low intensity that did not change with increasing voltage.  Thus there is a 
loss of R + H2 from oxidized peptide, whose calculated mass is 187.0480 and 
whose measured mass is 187.0470. 

4-vinylpyridine is another Cys-modifying agent.  It differs from being 
maleimide-type in that there is asymmetry in the alkenyl bond. Presence of an 
ion at m/z 599.2939 shows the [M+2H]2+ vinylpyridine-modified Pep1.  With 
increasing collisional trap voltage, an ion at m/z 537.7590 increasing relative 
to base peak with increasing voltage indicates neutral loss fragment R + water. 
 Also increasing in relative intensity with collisional voltage increase is an 
ion at m/z 1074.5105 (appearing strong in -9V spectrum, 1074.5125 in -12V 
spectrum), representing a +1 peptide with R + H2 loss. Also present to a small 
degree was the m/z 512.7590 ion, showing a RSOH loss. 

The N-terminal Cys peptide Pep2 was also used to see if it had the same effect. 
 Peptide mass was checked for modified (and unoxidized) peptide. In addition an 
electron capture dissociation (ECD) was used to generate fragments (features a 
hot hollow cathode brought to 1.8-1.9 amperes and located outside ICR cell, 
with side kick trapping voltage from +6V to -6V, and electrons accelerated with 
3 eV and 200 ms electron injection time). Because Pep2 also has Met, it gets 
oxidized with the peroxide treatment. The 3-maleimidopropionic-modified and 
oxidized peptide shows [M+2H]2+ ion at m/z 760.2837.  Increasing collisional 
voltage produces ion at m/z 666.7595 representing 2+ ion with R + H2O neutral 

The presence of Met as a sulfoxide is not different than an oxidized thio-ether 
bond off the Cys side chain.  -15V spectra were obtained on oxidized and 
untreated peptides and showed similar fragmentation patterns, indicating that 
the Met sulfoxides do not fragment in the same way as oxidized thio-ether 
modifications of Cys.  ECD spectra of oxidized iodoacetamide-treated Pep1 
generated three c ions, c6, c7, and c8 (SEVAHR.F.K.C, where c6 is SEVAHR, 
etc.).  Also present is an [M+H]+ ion at m/z 1149.57 and 1091.57, the latter 
representing loss of iodoacetamide from modified and oxidized peptide.  Thus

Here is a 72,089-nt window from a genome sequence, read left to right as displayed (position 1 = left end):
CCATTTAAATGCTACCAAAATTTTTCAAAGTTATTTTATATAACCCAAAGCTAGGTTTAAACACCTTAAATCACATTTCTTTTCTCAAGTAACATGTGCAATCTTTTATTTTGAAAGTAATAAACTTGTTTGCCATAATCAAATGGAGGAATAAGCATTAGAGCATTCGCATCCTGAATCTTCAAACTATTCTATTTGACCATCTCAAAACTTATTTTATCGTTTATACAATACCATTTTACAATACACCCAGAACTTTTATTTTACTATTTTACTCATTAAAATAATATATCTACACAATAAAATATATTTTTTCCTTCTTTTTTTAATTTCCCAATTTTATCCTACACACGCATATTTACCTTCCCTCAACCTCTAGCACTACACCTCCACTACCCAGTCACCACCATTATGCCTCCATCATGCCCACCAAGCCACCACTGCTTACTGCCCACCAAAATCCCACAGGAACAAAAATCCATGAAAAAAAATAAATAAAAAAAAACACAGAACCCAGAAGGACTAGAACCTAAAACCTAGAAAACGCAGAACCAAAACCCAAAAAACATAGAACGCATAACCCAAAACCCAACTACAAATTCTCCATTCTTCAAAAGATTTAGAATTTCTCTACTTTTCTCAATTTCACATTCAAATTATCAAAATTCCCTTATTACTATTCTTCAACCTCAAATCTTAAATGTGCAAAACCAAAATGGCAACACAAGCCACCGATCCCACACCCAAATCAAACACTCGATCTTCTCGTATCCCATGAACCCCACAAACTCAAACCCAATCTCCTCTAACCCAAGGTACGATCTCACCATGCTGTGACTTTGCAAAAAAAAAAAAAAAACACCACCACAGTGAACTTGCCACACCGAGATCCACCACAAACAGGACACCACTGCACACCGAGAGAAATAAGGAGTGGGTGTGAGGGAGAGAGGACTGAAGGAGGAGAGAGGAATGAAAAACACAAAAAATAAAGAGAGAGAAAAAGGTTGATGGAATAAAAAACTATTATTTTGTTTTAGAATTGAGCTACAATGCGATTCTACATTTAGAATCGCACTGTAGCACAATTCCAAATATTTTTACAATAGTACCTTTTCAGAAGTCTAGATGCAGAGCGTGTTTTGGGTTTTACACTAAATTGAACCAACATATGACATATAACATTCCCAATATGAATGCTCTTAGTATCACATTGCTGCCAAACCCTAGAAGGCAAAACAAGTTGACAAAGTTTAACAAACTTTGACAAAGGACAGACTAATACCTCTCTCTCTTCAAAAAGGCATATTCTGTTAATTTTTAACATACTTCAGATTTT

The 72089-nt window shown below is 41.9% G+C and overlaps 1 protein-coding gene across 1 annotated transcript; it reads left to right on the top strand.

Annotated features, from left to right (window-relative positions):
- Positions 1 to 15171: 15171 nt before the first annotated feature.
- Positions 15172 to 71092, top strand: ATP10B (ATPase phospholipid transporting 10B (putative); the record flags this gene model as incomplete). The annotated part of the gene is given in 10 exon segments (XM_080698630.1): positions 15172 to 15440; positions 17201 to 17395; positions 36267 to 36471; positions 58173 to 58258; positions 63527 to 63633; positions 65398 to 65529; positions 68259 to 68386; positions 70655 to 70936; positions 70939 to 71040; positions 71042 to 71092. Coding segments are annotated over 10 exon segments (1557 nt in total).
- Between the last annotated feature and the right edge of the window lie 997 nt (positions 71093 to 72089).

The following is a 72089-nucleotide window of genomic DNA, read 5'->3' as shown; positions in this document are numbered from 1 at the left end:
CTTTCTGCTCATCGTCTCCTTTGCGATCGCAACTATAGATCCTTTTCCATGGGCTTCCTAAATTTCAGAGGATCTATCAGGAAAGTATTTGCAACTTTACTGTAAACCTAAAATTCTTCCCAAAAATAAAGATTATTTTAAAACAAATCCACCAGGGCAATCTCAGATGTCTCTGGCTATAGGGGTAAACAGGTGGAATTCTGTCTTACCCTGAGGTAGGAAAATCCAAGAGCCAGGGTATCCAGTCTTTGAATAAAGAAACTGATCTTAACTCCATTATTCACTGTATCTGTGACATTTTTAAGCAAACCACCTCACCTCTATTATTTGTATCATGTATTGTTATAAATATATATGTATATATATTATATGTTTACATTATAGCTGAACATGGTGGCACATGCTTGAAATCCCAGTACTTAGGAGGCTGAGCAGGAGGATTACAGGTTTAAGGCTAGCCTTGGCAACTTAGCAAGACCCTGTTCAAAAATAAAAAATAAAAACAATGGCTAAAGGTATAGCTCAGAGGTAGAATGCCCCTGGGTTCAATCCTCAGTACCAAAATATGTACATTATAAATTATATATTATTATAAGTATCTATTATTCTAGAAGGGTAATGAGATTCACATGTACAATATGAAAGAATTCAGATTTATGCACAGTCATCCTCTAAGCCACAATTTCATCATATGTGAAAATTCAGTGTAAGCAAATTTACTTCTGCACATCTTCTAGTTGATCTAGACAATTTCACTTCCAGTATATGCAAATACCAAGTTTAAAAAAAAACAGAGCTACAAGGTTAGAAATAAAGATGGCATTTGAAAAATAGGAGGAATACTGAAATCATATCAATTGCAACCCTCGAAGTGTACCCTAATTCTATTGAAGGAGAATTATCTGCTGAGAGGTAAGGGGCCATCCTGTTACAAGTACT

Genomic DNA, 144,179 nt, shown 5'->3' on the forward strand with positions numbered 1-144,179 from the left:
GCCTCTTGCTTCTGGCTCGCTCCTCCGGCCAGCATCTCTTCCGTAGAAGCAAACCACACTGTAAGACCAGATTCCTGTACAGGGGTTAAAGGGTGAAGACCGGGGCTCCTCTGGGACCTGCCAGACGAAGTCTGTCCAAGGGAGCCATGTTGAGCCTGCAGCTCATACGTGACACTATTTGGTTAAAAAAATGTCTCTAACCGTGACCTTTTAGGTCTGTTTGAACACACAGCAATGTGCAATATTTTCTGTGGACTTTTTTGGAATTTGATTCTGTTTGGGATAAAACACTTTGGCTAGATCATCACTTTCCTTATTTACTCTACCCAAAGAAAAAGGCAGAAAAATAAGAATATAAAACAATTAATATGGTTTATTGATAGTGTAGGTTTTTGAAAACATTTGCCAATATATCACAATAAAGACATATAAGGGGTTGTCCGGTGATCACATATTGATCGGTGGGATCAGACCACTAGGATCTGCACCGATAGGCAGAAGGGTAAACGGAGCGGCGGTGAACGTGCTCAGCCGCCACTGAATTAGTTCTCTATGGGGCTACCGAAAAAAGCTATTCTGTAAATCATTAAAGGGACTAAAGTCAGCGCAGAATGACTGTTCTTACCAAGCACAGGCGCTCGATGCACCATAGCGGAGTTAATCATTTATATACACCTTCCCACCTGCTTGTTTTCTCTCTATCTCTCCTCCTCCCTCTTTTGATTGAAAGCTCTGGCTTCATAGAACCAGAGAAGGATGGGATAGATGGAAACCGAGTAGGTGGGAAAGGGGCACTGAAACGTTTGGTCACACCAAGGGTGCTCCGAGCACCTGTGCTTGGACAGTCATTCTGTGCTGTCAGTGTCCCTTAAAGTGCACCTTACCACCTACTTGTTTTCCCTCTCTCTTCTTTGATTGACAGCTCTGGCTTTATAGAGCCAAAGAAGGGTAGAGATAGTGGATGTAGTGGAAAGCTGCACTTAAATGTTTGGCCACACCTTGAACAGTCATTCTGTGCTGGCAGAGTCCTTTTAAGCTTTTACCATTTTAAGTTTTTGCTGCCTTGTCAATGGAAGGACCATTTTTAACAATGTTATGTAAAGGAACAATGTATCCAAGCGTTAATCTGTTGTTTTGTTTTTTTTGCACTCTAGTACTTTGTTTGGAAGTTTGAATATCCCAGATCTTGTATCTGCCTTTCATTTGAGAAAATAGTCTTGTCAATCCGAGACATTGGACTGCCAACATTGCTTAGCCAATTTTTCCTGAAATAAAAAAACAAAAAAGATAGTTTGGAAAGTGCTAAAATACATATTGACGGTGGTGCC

R+H2 and RSOH losses are seen, but at energies that also cause peptide 
fragmentation. Fragmentation patterns using ECD were similar for 
maleimide-treated oxidized Pep2 and iodoacetamide-treated oxidized Pep1.  
Generally with ECD based spectra there is more fragmentation of the peptide 
backbone, and in iodoacetamide-treated there is RSOH and R + H2O neutral 
losses, but with
 maleimide treatment on R + H2O losses are seen. 

The mechanism of gas phase &#946; elimination of oxidized thio-ethers involves 
a coordination of an acidic (highly positively polarized) hydrogen (&#946; to 
the sulfur atom and/or carbonyl group) to a non-bonding electron pair on the 
oxygen atom forming the oxidized thio-ether.  Arrangements of the bonds breaks 
the thio-ether bond to the R group, leaving -CH2-S-OH sulfenic acid on the side 
and restoration of the R group.  The sulfenic acid group is highly unstable, 
and leads to water loss to produce -CH=S sulfide (relatively more stable).  
This accounts for the R + H2O loss. 

In the other mechanism, the other thio-ether bond oriented to the side chain 
amino acid is broken (rather than the one connecting the R group modifier).  
This is because the negative polar oxygen atom instead bonds to the H atom on 
the &#945;-carbon of the peptide backbone, with a concerted breaking of the 
-C-CH2-S(=O)- thio-ether bond to produce dehydroalalanine and the RSOH leaving 
group.  The modifying group will dictate which mechanism dominates, if one 
dominates at all.